It's pretty hard to get a message across in 140 characters or less. I know, I'm a journalist and I've had to do it professionally. But maybe you feel you are still getting too much information that you might not want. Maybe you just have a friend who has tweeted you to save the whales twenty times too many.
Well, now you can mute them.
Twitter has just unveiled its newest feature, the mute option. With the press of a button the you can select users in your feed that you just don't want to hear any more. You will no longer see their tweets, retweets, SMS or push notifications
It's not a full block feature. The biggest difference is that they can still follow you. They can still see your feed, share and retweet your posts and reply to you. You just won't see it in your timeline. They can also send you a direct tweet. The muted user does not receive any notification that you have shut them up.
You won't have to listen to them and they won't be upset with you. Now I can get back to seeing what trending without having to save any of those darned whales.
Facebook has announced a greatly revamped News Feed that hopes to beautify all the content that you consume on the social network. The new News Feed separates the different categories of content, making it easier to get to, say, just photo updates, or music updates, or groups, for example. Mark Zuckerberg says the new design is akin to a "personalized newspaper." The thought behind the changes are that people are sharing more and more multimedia--images, videos, links with previews…so why not take advantage of the screen space and optimize it?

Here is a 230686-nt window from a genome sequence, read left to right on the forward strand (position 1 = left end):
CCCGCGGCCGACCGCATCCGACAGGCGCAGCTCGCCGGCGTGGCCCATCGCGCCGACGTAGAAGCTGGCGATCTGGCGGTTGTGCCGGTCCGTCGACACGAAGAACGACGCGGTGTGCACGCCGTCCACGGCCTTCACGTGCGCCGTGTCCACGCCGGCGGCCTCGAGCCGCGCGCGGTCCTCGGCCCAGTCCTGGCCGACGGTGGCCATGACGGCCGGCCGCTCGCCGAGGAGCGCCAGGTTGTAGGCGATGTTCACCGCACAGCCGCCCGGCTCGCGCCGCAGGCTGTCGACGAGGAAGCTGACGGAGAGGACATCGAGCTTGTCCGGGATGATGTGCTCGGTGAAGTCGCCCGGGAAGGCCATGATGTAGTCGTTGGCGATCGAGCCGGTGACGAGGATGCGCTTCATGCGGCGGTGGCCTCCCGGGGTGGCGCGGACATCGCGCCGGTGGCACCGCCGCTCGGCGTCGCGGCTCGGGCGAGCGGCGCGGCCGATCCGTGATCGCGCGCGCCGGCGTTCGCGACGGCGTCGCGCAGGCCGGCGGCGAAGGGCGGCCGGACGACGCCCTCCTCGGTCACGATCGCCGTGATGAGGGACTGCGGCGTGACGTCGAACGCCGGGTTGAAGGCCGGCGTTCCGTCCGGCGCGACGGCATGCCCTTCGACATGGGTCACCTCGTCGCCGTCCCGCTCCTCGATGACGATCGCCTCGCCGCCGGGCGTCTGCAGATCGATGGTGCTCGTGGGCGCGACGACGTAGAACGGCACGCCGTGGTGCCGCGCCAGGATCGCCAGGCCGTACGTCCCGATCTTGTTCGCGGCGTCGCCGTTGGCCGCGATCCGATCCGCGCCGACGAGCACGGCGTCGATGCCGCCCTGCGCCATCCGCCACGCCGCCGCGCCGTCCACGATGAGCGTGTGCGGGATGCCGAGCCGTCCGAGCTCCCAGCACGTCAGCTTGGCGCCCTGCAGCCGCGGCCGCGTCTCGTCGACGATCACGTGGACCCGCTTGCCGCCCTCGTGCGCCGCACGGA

If you thought that 140 characters was just not enough to thoroughly get your point across on Twitter, get ready, because any URLs you add to your tweet out are going to make them even shorter.
Starting today, including a URL in your tweet will leave you with 118 characters, or 117 for https links. This tweet reduction was announced in December due to a change in Twitter's t.co link wrapper, which extends the maximum length of links from the previous 20 characters to 22, and 21 to 23 for https.